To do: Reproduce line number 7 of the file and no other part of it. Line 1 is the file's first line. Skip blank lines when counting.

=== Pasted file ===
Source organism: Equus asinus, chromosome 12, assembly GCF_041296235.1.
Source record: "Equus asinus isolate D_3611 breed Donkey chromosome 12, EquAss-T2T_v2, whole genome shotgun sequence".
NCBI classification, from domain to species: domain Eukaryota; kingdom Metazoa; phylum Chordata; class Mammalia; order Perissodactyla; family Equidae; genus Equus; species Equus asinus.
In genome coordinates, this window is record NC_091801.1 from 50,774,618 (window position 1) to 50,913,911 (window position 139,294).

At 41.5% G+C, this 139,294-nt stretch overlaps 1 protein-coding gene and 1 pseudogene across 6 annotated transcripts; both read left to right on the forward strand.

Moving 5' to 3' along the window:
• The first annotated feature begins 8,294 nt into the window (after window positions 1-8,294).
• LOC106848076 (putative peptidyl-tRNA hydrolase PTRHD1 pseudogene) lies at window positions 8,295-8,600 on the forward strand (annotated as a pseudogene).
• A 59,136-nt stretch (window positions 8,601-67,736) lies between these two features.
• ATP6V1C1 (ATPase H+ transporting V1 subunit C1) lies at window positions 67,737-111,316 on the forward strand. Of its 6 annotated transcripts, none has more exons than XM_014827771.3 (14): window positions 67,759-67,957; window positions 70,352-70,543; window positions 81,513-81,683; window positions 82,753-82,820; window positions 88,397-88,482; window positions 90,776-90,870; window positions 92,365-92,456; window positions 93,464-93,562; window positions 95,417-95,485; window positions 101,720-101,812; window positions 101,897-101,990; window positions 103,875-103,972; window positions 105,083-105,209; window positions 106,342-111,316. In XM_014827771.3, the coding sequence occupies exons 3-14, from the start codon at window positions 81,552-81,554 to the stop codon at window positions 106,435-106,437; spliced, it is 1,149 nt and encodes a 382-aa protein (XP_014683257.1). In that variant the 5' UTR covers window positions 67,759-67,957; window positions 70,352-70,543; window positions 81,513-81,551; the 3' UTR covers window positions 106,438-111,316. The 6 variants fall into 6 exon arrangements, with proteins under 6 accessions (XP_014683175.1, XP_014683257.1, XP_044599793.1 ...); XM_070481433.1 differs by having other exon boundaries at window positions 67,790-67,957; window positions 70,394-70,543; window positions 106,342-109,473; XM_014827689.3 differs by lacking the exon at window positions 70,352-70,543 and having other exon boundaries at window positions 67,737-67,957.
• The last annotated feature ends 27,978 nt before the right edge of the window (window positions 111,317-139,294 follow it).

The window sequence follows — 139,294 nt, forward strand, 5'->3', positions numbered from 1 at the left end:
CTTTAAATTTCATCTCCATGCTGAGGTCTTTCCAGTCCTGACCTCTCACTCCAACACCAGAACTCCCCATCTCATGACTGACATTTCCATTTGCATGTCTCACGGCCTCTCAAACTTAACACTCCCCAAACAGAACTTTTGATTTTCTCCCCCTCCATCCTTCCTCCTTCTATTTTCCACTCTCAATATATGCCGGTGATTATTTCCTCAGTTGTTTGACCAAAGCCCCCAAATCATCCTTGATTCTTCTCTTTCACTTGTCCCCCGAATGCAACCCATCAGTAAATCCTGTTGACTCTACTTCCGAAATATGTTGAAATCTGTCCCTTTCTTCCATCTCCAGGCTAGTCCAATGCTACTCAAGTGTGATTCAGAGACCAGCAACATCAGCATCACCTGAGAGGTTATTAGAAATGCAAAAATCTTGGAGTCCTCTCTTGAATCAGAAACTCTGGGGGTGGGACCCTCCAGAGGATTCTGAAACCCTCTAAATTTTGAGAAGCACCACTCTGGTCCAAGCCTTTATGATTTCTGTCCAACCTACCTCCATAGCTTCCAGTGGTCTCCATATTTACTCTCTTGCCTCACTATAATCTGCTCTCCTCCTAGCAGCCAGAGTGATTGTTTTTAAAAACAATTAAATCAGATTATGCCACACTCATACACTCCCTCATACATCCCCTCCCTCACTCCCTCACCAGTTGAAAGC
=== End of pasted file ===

• The first annotated feature begins 8,294 nt into the window (after window positions 1-8,294).